I think it's safe to say that Darren Aronofsky is one of my favorite working filmmakers. I truly believe he's getting better with every film, more confident, more limber as an artist. With his new film, "Black Swan," he's made a bold and original movie that will launch him to a new level of respect, a film that transcends genre, and I knew that when we sat down to talk, I wanted more than the typical five minutes you get at a junket.
The result is this expansive, relaxed conversation that took place at the W Hotel a few weekends ago. You'll see another one a little later in the week with Natalie Portman, but we wanted to kick the week off with Aronofsky himself.
I think "Pi" is a great debut film. It's brash, it's edgy, it's cheap, it has a voice, and it's hard to pin down. Basically, Aronofsky announced from the start that he didn't plan to chase the big obvious down-the-middle career, and his follow-up film "Requiem For A Dream" was a throw-down. It's one of the few films I've ever seen that I heartily recommend for any serious film fan, but which I will never watch again. It's just too much to take. It's overwhelming. I found my one theatrical viewing of the film to be a punishment almost beyond what I could take. It's incredibly skillful, and it made me reassess him.
I spent a lot of time and energy writing about "The Fountain" during its long and winding road to the screen, and I really love the finished film. It feels to me like something Aronofsky had to say, had to make, had to accomplish, and every choice he made on that film and every lesson he learned from his own experience and from the reactions to it were part of the energy that drove his next film, "The Wrestler." I picked that as my favorite film of 2008 in one of my first articles here at HitFix, and I love that it's the first of Aronofsky's films that invited a revisit. I wanted to spend time with Rourke in that film again.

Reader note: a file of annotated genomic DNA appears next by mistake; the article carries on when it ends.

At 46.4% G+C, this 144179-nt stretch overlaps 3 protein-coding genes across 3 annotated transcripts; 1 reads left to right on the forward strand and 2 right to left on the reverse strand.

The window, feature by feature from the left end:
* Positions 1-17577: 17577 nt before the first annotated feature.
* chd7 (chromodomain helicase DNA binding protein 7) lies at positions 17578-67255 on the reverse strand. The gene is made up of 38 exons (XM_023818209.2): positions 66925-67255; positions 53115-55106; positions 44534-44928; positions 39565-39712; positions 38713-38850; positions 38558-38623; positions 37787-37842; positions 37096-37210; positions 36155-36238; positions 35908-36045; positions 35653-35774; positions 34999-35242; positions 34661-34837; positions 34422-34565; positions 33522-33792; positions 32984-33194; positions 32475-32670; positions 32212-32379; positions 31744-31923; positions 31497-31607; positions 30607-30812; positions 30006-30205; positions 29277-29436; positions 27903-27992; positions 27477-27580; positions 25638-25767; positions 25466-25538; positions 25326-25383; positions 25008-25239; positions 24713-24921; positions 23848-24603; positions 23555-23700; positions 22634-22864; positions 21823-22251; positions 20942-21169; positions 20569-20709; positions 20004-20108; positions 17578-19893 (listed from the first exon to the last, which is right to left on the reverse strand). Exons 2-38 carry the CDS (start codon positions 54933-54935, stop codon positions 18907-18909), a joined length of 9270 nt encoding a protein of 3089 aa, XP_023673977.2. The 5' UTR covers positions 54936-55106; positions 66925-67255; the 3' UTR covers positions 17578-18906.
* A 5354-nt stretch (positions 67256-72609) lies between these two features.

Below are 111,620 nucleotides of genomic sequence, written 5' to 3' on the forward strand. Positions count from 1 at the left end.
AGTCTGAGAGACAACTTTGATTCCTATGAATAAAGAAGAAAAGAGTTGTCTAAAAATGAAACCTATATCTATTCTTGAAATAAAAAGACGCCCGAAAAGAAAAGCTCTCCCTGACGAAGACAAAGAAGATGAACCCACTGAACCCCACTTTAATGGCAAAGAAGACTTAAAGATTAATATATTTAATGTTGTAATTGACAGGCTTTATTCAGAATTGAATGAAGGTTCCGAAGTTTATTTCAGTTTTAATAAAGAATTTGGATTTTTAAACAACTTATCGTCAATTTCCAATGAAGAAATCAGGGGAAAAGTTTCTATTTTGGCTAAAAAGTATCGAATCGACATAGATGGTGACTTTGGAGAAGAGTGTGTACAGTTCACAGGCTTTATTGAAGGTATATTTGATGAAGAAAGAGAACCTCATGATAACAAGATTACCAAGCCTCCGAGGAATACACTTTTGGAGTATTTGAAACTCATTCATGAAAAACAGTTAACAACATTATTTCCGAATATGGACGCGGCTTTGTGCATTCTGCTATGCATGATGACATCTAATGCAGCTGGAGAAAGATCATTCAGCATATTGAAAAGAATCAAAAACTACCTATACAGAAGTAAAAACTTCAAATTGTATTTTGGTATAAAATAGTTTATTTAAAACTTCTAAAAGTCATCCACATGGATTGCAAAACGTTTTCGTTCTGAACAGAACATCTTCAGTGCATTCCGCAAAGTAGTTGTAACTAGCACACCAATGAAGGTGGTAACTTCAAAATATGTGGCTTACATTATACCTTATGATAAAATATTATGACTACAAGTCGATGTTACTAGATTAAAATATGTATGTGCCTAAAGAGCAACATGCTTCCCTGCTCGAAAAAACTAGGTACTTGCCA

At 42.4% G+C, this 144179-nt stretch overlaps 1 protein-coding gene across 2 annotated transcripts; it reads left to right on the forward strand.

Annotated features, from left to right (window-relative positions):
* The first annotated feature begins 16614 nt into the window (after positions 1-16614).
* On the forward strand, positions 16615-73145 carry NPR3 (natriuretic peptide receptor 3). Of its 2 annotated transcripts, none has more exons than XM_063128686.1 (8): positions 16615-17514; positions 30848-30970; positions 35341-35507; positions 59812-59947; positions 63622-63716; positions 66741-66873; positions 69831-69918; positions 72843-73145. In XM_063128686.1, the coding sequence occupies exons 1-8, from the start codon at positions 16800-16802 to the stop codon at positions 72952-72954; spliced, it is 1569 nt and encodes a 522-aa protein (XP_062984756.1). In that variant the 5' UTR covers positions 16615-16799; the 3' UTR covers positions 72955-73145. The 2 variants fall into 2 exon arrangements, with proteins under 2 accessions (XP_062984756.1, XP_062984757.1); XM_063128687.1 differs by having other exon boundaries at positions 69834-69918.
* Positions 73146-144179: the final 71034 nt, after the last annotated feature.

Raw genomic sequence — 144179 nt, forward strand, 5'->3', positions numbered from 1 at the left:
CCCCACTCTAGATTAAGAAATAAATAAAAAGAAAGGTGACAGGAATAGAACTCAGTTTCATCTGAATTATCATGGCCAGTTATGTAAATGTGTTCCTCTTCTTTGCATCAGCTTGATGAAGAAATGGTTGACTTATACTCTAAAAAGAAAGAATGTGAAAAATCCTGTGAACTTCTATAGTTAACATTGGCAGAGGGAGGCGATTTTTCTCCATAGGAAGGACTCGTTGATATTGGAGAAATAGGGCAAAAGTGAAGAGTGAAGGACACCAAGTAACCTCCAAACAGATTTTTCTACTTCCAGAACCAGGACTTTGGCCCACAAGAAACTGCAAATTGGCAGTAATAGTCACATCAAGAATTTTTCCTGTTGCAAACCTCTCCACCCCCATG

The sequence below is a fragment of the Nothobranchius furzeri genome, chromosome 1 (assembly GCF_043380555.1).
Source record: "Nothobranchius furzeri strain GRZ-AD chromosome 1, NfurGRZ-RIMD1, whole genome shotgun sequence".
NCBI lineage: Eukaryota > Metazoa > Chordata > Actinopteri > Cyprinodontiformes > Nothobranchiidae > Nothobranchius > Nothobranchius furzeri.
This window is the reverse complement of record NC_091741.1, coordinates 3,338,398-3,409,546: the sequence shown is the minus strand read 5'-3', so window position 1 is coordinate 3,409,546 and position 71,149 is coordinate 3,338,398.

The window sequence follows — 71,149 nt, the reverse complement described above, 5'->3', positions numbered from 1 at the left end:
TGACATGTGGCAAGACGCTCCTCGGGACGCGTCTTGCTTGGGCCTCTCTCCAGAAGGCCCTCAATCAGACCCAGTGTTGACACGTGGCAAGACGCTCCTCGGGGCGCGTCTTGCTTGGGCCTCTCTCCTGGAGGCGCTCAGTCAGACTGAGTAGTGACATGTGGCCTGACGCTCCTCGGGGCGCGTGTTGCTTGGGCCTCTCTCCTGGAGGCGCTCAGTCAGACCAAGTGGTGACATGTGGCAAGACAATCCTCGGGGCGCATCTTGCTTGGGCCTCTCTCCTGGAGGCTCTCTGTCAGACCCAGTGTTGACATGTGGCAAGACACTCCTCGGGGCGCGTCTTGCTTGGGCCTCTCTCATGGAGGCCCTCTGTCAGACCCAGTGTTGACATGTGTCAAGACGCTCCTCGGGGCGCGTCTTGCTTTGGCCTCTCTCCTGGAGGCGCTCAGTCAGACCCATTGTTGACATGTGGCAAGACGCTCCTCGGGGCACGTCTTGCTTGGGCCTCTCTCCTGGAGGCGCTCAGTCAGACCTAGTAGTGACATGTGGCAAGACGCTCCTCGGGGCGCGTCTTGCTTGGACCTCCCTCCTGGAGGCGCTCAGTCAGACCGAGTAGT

That seemed like a turning point for the filmmaker, and with "Black Swan," he's made another exponential jump, telling a difficult story in a difficult way but making it tactile, personal, enveloping. I've heard and read and made comparison to "Suspiria" and "The Tenant" and "The Fly" and "The Red Shoes" and Dostoevsky and "Fight Club," and I think it's fine to offer up some shorthand, but the truth is, he's made something that is uniquely his, and it's exciting to get a guy to sit down to discuss a film like this at the moment it's coming out. I think time is going to be kind to "Black Swan," and this is going to be a film we return to and discuss and digest and share.
Hopefully you can enjoy this without us spoiling the film for you. I think we manage to talk around story points in such a way that it is an inclusive interview, one that will simply offer you more context when you do see the movie. And if you've seen it already, I think Aronofsky speaks eloquently to both the process and intent of the picture.
He also spends some time talking about "The Wolverine," but I know none of you are interested in comics, so it's hardly worth mentioning. Ahem.
"Black Swan" opens December 3 in limited release, and should continue rolling out into the New Year.